In our high speed, commuting life, we don't often think about food. Labour saving devices like cars and computers have actually reduced our spare time, rather than created more. The consequence of it all is stress. And stress has much more importance on your health than you may think.
One of the main predictors of obesity, diabetes and cardiovascular disease is, in fact, stress. It matters.
Stress can form from losing a job, family dynamics or simply trying to maintain good health. And it makes sense - evolutionary, behaviourally and biologically - that when we do feel we're overwhelmed, we reach for those comfort foods. The very foods that are energy dense with layerings of salt, sugar and fat.
They give our brain the reward it desperately craves and primes us for the next assault. Realistically, though, this is a craving that is a borderline addiction and for an assault that will never come.
How we feel also changes the way our body is hardwired. Our bodies release more of the stress hormone, cortisol. Evidence suggests that chronically high levels of cortisol may cause fat to accumulate around the middle and make weight more difficult to lose, as well as placing you at risk of further health problems down the road.
It's not as simple as being prescribed a chill pill. The interaction of behaviour, biology, genetics and the food environment has created a beast to be reckoned with. But it can be as simple as bringing our attention to what is happening, noticing that when we are stressed, we tend to choose those highly palatable foods.
So here are my tips you can do to manage your stress levels, improve what you eat and vitalise your health.
National Geographic explorer Dan Buettner looks at seven of the longest living populations around the world and cleverly explains how these people live, socialise, exercise and eat. From life lessons to simple cooking techniques, what you learn throughout these pages could change your life.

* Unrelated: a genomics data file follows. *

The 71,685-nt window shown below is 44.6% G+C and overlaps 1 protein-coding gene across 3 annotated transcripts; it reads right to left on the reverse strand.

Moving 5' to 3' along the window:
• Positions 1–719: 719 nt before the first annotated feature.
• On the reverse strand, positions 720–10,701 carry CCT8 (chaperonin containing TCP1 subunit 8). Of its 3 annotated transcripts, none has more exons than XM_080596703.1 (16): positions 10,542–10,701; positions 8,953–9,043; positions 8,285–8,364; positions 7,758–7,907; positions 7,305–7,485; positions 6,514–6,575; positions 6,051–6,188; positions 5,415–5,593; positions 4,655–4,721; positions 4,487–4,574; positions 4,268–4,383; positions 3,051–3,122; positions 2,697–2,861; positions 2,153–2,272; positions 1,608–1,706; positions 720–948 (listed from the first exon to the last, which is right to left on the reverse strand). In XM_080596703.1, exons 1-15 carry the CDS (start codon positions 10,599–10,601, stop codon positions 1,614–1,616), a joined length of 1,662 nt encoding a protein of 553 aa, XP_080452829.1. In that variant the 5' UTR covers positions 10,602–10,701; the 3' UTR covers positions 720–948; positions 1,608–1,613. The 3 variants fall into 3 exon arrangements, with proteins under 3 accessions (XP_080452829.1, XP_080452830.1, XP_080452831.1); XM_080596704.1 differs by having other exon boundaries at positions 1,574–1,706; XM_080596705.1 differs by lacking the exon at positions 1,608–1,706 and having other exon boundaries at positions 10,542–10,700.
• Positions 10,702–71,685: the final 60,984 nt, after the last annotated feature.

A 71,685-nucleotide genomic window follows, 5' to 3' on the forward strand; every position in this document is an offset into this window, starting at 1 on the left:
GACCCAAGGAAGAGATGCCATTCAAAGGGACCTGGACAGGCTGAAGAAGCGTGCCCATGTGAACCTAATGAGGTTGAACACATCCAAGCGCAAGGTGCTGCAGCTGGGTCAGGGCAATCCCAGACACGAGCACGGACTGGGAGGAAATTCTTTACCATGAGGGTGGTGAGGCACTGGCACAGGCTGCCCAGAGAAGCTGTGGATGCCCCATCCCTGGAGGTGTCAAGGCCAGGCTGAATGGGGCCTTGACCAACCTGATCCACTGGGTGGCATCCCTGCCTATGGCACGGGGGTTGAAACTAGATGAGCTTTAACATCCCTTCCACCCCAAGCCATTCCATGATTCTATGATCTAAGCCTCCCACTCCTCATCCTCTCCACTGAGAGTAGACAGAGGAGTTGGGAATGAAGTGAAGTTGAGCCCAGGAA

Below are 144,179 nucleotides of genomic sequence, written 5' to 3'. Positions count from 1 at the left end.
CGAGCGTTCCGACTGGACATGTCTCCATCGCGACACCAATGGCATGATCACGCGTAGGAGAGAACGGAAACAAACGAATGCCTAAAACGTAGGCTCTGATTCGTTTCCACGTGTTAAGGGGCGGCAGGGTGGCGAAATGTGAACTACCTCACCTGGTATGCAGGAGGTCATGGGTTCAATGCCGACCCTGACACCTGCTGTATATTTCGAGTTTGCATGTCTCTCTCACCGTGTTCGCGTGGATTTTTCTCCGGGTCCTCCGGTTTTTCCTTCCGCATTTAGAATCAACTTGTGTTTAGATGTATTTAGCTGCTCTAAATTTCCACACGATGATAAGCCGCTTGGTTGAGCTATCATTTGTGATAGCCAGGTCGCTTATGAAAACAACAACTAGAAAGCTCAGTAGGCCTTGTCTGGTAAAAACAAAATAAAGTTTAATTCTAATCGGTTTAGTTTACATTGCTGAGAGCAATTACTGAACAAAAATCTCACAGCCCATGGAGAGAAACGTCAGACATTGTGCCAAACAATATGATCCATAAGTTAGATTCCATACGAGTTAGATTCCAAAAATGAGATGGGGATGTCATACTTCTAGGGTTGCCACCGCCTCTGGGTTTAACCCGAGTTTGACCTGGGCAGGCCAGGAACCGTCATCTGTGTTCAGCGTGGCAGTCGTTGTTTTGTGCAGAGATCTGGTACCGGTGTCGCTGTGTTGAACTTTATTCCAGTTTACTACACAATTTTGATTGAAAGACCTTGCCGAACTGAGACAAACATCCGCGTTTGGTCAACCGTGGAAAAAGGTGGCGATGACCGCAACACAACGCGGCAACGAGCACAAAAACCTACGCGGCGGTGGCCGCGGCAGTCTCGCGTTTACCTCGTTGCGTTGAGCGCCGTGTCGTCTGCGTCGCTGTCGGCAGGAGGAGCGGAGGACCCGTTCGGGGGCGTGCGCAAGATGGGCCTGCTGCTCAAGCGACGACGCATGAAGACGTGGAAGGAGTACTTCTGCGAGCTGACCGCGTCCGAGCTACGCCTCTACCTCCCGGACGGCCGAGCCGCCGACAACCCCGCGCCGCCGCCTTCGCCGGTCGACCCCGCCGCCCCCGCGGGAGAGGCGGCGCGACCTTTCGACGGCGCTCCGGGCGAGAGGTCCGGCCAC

Practice Mindful Eating
It's about paying attention to the moment and eating according to hunger, not emotion. When we are more in tune with our physical and emotional state, we are a better judge of what and how much we should be putting on our plate. By doing this, dining becomes a conscious experience, rather than a habit.
Eat a diet, but don't diet
We all eat a diet, but some people prefer to follow a diet per se. A strict set of dietary rules and regulations can be helpful, but it's not necessary. Unfortunately, though, many of our default diets are built on the very foods that are known to be bad for us - ultra-processed foods that are high in sugar, fat and salt. These are the foods we eat every day, without thinking. So let's start thinking by making a small step towards a healthy diet with these rules.
Don't rely simply on willpower
Willpower alone is overrated. You're essentially setting yourself up for failure if you expect to do everything by yourself. This drains your energy and creates a stressful life. So let go of any unnecessary responsibility by creating a lifestyle and environment that will support you to reach your goals.
Learn how to manage your stress
Eating is not a stress management technique, though many of us do it. It's important to change our relationship with food. We are the ones with the power to make ourselves feel better, not a Snickers bar. Exercising, socialising, reading, yoga, meditation and cooking for others are all ways to calm our feelings and return to our happy place. Maybe it's time to try something new.
Get some sleep and relax
Getting a good night sleep changes everything for the better, especially our food choices. We are better able to deal with the challenges of the day and have more energy to become who we want to be. It's like everything is in a state of flow. So make time for yourself, chill out and sleep in.
NZ dietitian, performance nutritionist and health expert. Dave does his best to make sense of what we eat.
Dave works in public health and alongside some of New Zealand’s top athletes. Whether it's for vitality, performance, identity or spirituality, Dave loves the way food brings people together. He believes that no one diet is the cure for our growing rates of chronic disease, but a diet based on wholefoods is the perfect start. Always keeping up-to-date with current evidence and food trends, Dave is a relentless researcher for how we should eat and likes to challenge what we may think about nutrition.